I have been studying a lot shop photos, but it's hard to distinguish between all the lines. So let's start with the basics. My questions might sound ridiculous to some of you, but I really have no clue.  Undecided

I need fresh and waste water for the first and second floor. I guess those would be bigger pipes like the blue one in my sketch below, right? How many? On both walls?

The electric conduits: I guess one fat cable comes out of the ground to a box and what then?

Air compressor: I guess I want a stationary, electrically powered. How would that set up look like? Where do the pipes go? What is the compressed air used for? How do the hook ups look like?
.
Waste water pipes, here in UK if its soil pipe coming down from upstairs toilet it would be 4" diam pipe,
 used to be cast iron with spigots, but is now plastic with smaller spigots or shoulders, Usually such would be routed out through the wall & down the outside, but I have seen them on the inside of industrial buildings
 if its just waste water from a hand  or kitchen sink then the pipe would be about 1.25" diam. with an S bend just below the sink bowl.
fresh water in, you might have 3/4" or 1/2"pipe  coming up from the floor to the  tap, could be 3/4 copper, or earlier it may have been galv steel pipes about 7/8" outside diam. ( I know plumbers use inside diam dimensions, but as  a modeller I find it easier to think what the OUTSIDE diam is  when visuallising material choice).
Earlier again it could have been lead pipe, but due to health concerns, & scrap values very few places have any of that left unless it is a protected hertitage building. More modern could be alkathene water pipe, which as it came off a reel could be quite characteristicly wavy instead of dead straight.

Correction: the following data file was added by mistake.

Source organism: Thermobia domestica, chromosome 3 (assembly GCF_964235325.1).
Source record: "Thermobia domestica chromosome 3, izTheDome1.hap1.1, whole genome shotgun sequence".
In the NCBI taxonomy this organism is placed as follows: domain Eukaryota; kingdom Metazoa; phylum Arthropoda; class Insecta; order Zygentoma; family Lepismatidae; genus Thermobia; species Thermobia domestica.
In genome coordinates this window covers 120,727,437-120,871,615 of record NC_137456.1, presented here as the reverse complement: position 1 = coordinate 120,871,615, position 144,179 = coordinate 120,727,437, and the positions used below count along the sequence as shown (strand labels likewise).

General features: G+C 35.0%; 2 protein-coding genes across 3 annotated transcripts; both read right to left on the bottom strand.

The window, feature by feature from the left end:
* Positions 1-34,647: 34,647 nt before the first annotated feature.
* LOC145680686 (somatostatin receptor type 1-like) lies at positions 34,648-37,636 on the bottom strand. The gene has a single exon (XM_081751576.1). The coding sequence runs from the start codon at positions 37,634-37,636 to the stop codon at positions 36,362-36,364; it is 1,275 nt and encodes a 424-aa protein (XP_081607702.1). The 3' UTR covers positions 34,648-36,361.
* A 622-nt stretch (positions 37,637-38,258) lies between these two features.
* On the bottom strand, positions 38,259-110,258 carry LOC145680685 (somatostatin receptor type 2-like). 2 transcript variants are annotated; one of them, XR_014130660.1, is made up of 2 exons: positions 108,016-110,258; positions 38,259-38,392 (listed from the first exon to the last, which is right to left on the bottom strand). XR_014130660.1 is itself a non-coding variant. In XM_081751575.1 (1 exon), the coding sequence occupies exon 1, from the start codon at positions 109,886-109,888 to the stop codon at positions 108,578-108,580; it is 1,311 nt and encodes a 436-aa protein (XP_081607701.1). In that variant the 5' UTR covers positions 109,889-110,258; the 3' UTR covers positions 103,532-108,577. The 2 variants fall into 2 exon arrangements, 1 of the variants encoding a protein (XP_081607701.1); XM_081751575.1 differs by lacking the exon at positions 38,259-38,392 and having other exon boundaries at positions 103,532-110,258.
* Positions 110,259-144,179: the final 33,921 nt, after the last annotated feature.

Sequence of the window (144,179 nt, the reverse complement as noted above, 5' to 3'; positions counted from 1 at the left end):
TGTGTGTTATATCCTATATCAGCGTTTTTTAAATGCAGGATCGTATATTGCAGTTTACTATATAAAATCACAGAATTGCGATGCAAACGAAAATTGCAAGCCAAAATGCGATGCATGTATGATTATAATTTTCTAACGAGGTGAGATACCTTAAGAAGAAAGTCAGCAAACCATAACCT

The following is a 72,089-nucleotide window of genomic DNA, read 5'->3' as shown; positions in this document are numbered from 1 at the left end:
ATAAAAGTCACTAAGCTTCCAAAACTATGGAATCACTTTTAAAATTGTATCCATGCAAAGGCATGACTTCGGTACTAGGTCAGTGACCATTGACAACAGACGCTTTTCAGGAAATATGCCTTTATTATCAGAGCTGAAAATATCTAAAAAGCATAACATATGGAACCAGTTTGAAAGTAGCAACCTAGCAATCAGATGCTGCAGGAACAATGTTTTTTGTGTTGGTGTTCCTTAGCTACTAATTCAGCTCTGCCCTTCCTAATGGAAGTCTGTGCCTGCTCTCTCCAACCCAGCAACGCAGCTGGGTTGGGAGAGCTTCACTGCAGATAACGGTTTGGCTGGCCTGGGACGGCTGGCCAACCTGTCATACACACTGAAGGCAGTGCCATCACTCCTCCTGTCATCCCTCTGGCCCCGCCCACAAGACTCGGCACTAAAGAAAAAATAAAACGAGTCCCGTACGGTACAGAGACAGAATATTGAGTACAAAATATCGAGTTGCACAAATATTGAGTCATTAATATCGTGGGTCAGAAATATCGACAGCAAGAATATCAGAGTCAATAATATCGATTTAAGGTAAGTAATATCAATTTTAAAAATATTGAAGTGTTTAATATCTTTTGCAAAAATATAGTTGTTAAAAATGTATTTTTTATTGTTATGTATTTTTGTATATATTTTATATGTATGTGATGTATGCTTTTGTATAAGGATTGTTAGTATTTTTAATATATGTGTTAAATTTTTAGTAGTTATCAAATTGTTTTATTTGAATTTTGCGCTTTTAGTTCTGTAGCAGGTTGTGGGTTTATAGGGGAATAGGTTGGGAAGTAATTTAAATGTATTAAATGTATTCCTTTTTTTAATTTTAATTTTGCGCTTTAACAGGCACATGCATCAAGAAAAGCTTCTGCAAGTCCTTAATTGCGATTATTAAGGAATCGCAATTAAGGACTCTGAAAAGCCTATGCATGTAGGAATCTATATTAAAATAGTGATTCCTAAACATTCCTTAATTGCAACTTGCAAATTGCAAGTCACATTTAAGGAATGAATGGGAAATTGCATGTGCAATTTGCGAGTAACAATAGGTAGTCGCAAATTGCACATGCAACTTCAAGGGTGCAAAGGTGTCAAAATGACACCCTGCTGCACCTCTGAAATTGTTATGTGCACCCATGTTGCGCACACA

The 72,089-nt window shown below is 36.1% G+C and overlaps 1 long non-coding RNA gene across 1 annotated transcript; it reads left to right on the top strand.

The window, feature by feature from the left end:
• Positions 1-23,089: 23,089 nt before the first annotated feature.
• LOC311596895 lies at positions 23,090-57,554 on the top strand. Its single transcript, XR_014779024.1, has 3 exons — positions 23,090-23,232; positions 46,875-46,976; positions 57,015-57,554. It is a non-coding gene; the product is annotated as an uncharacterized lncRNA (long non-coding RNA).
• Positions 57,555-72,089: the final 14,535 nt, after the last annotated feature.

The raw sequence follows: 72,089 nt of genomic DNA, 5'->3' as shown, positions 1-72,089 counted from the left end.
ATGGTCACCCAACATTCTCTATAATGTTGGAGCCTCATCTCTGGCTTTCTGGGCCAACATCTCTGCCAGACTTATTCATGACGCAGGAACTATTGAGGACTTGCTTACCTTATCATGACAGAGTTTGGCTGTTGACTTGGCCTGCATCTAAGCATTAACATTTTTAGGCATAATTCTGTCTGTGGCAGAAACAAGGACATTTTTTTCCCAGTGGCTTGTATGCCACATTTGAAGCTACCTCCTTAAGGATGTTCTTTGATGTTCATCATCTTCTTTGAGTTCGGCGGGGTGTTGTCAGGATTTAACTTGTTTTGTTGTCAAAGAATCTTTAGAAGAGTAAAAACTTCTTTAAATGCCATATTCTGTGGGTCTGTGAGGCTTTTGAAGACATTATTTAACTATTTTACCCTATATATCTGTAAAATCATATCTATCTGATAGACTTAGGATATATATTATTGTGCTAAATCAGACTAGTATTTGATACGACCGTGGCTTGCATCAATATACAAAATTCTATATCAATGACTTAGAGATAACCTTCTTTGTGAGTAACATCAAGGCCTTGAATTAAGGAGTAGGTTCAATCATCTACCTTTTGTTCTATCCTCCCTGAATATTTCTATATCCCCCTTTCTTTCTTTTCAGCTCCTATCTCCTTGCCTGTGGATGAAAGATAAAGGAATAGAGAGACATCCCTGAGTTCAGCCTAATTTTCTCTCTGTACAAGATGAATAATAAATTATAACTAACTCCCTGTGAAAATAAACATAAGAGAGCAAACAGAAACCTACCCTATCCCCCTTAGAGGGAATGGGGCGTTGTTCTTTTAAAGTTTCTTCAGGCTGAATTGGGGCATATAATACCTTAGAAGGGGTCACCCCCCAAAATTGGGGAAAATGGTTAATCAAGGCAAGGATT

Off course if its 2 floors  & similar to a domestic arrangement it might even have a rising main up to the top floor or attic header tank, with the feed pipes coming DOWN from the header tank to the taps & appliances.
EDIT, of course as your are into 1/87 with this, probably pipe dimensions are not going to be that noticable.
And although I am modelling in  1/12th, I am following these garage threads with great interest, even if I dont comment much, great inspiration   Cool
« Last Edit: January 31, 2011, 06:32:33 AM by granitechops » Logged

Don in sunny Devon, England
BKLN
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« Reply #24 on: February 01, 2011, 07:48:26 AM »

I think I have a good idea regarding water pipes and electrical lines.

I found two neat illustrations online for the air compression system. I am gonna use those as a general concept.


* acpipinglayout3.jpg (101.07 KB, 1024x579 - viewed 632 times.)
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« Reply #25 on: February 01, 2011, 09:10:02 AM »

That would be just incredible..................... Huh Grin

Anders
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« Reply #26 on: February 01, 2011, 10:23:58 AM »

That pneumatic air system is way overkill, especially for a small rural shop 60+ years ago.
The basic set up is applicable but all the driers & regulators would not be the norm.
Just run a hose from the compressor to some hard lines, then some quick disconnects at the work areas.
-Marty
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Chuck Doan
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« Reply #27 on: February 01, 2011, 10:30:26 AM »

In our small shop, a pipe comes from the compressor and runs along the 30' or so wall about 4 feet up. As Marty said, there are several tee fittings with quick disconnect fittings. In an adjoining building the same setup is used, but the pipe runs along a low cieling and we have to reach up to connect the hoses.

There are a couple of fittings towards the end that are excellent showers.
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BKLN
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« Reply #28 on: February 01, 2011, 10:50:11 AM »

Chuck, Marty,
that's all I needed to hear. On a second look, I realized, that one of the set ups was for a full paint shop, which is obviously why too much of an overkill. I'll just put a small stationary compressor with a pipe around the shop and a few connects.

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BKLN
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« Reply #29 on: February 07, 2011, 08:08:32 AM »

Time for a little post-weekend update:
I spent most of time to prepare the walls for the interior box. Shown here is the left side wall with the compressor for the air system and a couple of electric lines. I also built a little office box that will sit right behind the window of the left gate, but without any interior detail. Mr. Krakow tries to keep a low profile, so the doors to his office are usually closed.


* krakow_06.jpg (142.6 KB, 1046x702 - viewed 854 times.)